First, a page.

These years saw a number of discotheques open across Italy, including several designed by architects of Radical Design, a movement active in the 60s and 70s populated by architects such as Gruppo 9999, Superstudio and UFO. Dissatisfied by the limitations and ineffectiveness of post-war modern design, these architects sought to use their profession as a tool for societal change and to challenge the idea of architects’ role in society. In a period of change and contestation in Italy more generally, these socially orientated, politicised architects saw discos as a new type of space for multidisciplinary experimentation and creative liberation. The display explores this little-known phenomenon through archival photographs, architectural drawings, film, music and articles from the international design press.
Italy’s discos were known as Pipers, named after the first such venue, which opened in Rome in 1965. Designed by Manilo Cavalli, and Francesco and Giancarlo Capolei it featured reconfigurable furnishings, audio-visual technologies and a stage for Italian and British acts from Patty Pravo to Pink Floyd, who performed against a backdrop of works by artists including Piero Manzoni and Andy Warhol.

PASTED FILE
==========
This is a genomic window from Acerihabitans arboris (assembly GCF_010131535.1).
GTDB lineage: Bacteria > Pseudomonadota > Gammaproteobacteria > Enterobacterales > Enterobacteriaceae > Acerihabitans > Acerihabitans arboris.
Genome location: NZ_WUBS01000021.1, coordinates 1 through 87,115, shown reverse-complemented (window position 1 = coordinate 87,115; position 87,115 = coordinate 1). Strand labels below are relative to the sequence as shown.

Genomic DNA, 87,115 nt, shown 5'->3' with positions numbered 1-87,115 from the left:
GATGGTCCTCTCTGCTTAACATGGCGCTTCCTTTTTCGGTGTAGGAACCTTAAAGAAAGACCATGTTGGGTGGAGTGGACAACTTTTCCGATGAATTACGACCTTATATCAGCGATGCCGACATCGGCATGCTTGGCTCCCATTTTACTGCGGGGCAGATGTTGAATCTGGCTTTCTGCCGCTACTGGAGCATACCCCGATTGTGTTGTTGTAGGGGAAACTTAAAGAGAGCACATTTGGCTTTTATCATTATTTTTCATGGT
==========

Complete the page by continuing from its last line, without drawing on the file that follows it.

Pipers generated interest amongst many young architects, sparked by a course on the topic at Florence University. Participants included Gruppo Strum who designed both La Fine del Mondo in Turin (1966) and L’Altro Mondo in Rimini (1968). Florence was home to Superstudio’s Mach 2 (1967) and Gruppo 9999’s Space Electronic (1969). Inspired by New York’s Electric Circus club and Marshall Mcluhan’s media theories, Space Electronic hosted everything from performances by Living Theatre to a vegetable garden. In Milan Ugo La Pietra designed Bang Bang (1968), a disco entered through a boutique, while on the Tuscan coast Gruppo UFO designed Bamba Issa (1969), a Mickey Mouse-inspired disco.
These pioneering spaces united innovations in art, architecture, music, theatre and technology. They represent some of the only built examples of Radical architecture. Yet the phenomenon was short-lived, by the mid-1970s most had closed or been transformed into more commercial spaces.
At a time when Radical Design’s legacy is being reconsidered and nightclubs are closing across the UK, this presentation explores the relationship between avant-garde architecture and nightlife, and its significance today.